I always loved to dance. By age eleven, I convinced my parents to let me take dance lessons. My father insisted that I take from a male teacher and that it had to be a ballet/tap combination because he was afraid I would turn out gay. That was surprising because I had already come out gay to them when I was nine years old. Regardless, I began my training with Jon Zerby (father of the actress Kim Darby whose original name was Derby Zerby) at a dance studio in North Hollywood. After a few years, I auditioned for a local classical ballet school/company in Burbank and was offered a full scholarship. Having seen Romeo and Juliet with Margot Fonteyn and Rudolph Nureyev, I desperately wanted to dance classical ballet. I was sixteen years old and able to drive so I could take classes seven days a week. I took lessons and danced with the classical school for about seven years. Although their goal was to launch a classical ballet company in Los Angeles, it never happened and I went on my own. In some ways, I was already too old for many dance jobs but I did get some. By my late twenties, it was obvious that jobs were going to younger guys so I retired from dance to work as an engineer. Unfortunately, the engineering world was not ready for an openly gay worker and it did not go well. By my mid thirties, I took up ballet again and opened my own dance school and Capezio dancewear store in Redding California. Again, and unfortunately, after a few years anti-gay forces in Redding destroyed the business and I left the ballet world in my late thirties. Still having the desire to dance, I took up ballroom and country dancing in my mid-forties and founded a Los Angeles based same-gender dance troupe that performed all over Southern California.
Below is a summary listing of my prominent dance experiences from most recent all the way back to my teens. I hope you enjoy.
I founded and directed the world’s only same-gender couple dance troupe of 18 dancers who performed at every gay pride event and rodeo in Southern California and Nevada. The goal was to expose the LGBT community to the delights of ballroom dancing and to normalize LGBT people to the non-gay community. The troupe performed the waltz, cha cha, west coast swing, east coast swing, tango, meringue, hustle, and western two-step in fully choreographed and costumed numbers. ODB also performed on a cruise liner for audiences of 900 (mostly straight) people who whooped and hollered in fun to the numbers (although a few people walked out in disgust). It was fun but hard work when you consider that in ballroom dancing the leader and followers do different steps and the orientation of many of the steps changes depending where you are located on stage. Thus, you can’t just teach the same exact step to all dancers.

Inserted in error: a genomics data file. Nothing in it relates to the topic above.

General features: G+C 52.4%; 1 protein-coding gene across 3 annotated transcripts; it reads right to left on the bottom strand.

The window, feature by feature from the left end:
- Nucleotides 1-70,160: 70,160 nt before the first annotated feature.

Owner-Manager school of dance school and Capezio dance wear retail store. I taught ballet and traditional jazz. Other teachers were hired to teach hip-hop, aerobics, belly dancing, and ballroom dancing. Formed and directed 501(c)3 non-profit regional dance company—Redding Dance Theater. Published quarterly dance publication—Gotta Dance. Wrote entire bookkeeping computer programs for the business utilizing Microsoft Excel. Produced, choreographed, and performed a regional California Miss America Pageant (1988).
I truly enjoyed creating the dance studio and teaching classes. Market research revealed that Redding could easily accommodate a third dance studio and there was no dancewear supply store. I designed the studio in an art-deco style with imported vinyl flooring, two permanently mounted video cameras to allow students to record their lesson, and continually showed ballet videos on the four televisions mounted in the store and waiting areas. After just 2 years after the studio and Capezio store opened I was breaking even. However, two problems occurred. The subflooring began to soften and the landlord simply filled the holes with cement. The floor became un-danceable. Also, I came down with hepatitis B (from my acupuncturist) and was sick for a month. Although the employees continued operating the store and I had teachers cover for me, the other dance studios in town spread the rumor that I had AIDS. I threatened the other teachers and the community college to stop spreading the lies but it was too late. No children showed up for class and sales at the retail store dropped to zero. This was in the late ‘80s and there was great fear of AIDS. People were willing to drive 2 hours to San Francisco or Sacramento for their dance supplies instead of buying them at the only store in town. They were afraid that I would sweat on their child and the merchandise in the store was tainted with the virus. As a private business, I could not force people to buy dancewear from me or attend classes. Three months of zero sales and discouraging reports from the only two adult students to return made it obvious that the business was doomed. Reluctantly, I closed both the studio and dancewear store in 1990.